Basic Forensics

“Whew, thank goodness for end user awareness training” I thought to myself sarcastically when I received this email. The sarcasm originates from years of experience, knowing that for every 10 users that report a phishing scam, there may be at least one that falls for it and causes a security incident that, likely on a Friday, in the late afternoon. In any case, I decided to look into this email as I am a security nerd and intrigued by the HTML attachment as it is an indication that this phishing scam may not be all that sophisticated.

Let’s take a look at the attached HTML:


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Upon quick review, its very basic HTML with an embedded script that is pulling down JavaScript from a web site. If you’re keeping score at home, just looking at the email and the attachment, I have two domains to investigate:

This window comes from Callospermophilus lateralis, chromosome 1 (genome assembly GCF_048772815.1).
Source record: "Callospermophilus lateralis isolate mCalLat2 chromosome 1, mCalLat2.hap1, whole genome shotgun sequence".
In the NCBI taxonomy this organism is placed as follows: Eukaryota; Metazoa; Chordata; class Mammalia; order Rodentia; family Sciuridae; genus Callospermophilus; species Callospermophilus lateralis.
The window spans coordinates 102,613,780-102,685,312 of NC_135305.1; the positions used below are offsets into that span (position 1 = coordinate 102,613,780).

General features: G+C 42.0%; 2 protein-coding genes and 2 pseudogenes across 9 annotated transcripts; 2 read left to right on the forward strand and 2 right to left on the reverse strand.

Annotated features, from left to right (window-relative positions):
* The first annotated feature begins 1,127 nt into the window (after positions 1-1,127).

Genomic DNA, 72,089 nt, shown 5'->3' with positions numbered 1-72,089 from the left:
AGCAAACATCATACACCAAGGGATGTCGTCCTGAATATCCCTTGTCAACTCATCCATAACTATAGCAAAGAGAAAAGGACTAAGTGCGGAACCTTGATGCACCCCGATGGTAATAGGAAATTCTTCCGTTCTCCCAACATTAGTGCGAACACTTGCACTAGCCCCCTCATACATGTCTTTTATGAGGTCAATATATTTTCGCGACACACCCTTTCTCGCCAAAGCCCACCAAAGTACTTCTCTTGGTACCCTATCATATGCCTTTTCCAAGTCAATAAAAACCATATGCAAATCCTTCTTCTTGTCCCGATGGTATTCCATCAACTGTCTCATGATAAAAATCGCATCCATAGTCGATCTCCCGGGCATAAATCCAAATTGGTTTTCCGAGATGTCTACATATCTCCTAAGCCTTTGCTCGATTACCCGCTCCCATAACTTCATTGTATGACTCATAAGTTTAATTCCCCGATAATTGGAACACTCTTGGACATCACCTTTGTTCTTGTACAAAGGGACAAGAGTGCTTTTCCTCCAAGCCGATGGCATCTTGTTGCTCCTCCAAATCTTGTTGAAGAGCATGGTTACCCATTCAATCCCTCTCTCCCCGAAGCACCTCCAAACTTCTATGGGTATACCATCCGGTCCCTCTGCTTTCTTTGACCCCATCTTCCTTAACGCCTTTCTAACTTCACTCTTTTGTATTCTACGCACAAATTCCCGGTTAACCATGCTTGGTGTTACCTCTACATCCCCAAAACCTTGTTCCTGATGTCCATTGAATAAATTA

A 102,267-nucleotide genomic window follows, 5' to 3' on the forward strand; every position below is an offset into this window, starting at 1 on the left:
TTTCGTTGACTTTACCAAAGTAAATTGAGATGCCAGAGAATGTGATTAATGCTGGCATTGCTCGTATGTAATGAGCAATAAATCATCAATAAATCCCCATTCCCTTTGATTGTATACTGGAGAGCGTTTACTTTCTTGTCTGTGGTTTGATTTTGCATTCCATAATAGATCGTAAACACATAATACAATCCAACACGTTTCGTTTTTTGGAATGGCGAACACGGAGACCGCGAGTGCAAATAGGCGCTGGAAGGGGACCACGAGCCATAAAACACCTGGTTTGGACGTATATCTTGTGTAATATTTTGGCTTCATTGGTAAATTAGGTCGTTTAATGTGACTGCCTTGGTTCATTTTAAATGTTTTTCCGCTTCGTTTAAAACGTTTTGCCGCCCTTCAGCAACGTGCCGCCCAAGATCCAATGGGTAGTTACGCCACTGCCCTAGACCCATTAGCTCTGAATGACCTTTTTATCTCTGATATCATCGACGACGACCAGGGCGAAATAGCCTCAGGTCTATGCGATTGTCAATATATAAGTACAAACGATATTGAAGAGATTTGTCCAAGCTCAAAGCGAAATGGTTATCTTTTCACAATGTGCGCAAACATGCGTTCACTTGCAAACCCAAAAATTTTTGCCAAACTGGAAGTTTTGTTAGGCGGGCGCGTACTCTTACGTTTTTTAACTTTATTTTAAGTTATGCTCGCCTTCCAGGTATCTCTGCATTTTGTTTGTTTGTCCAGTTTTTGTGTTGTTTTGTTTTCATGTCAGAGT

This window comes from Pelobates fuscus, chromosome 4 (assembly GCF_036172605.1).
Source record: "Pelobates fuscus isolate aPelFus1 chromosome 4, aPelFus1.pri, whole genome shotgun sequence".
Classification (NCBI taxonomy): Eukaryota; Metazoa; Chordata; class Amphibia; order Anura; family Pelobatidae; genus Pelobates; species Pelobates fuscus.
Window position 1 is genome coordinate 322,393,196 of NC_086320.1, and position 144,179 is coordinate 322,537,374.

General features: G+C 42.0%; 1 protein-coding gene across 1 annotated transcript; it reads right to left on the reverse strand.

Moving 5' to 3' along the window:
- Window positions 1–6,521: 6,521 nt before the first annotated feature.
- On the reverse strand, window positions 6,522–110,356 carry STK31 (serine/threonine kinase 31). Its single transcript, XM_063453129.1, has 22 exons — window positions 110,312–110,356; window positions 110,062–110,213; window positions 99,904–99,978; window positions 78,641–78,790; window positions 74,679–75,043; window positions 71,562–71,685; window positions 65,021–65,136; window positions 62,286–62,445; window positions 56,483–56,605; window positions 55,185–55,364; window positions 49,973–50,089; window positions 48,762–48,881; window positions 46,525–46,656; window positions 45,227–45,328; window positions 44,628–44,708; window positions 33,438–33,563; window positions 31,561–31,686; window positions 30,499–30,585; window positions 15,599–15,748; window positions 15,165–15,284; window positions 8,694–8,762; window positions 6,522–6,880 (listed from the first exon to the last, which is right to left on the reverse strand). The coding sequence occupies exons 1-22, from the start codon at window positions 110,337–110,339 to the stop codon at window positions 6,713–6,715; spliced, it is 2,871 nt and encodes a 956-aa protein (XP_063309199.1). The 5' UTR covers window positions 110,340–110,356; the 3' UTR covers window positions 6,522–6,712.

1. rugjam.com
  2. jlijten.nl

So using the command line tool “wget” I pull down the JavaScript (I don’t want to run it in my web browser and my other option is to fire up my forensics environment, but I am lazy and just use wget). The resulting JavaScript file comes down and present me with some math:


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Some “fancy” JavaScript eh? It’s using the JavaScript Math function to obfuscate the actual code. Kinda lame, maybe a bit neat, but highly annoying. Not wanting to load this in the browser (yea, I am that lazy!) I installed the node package locally. Node can execute JavaScript on the command line and save me the hassle, and risk, of opening it with a web browser. I replaced the “document.write” function with “console.log” so I could see the results in the terminal. Since we are not in a web browser we don’t have access to the document object, but we do have access to the console object. I executed the JavaScript using the following command: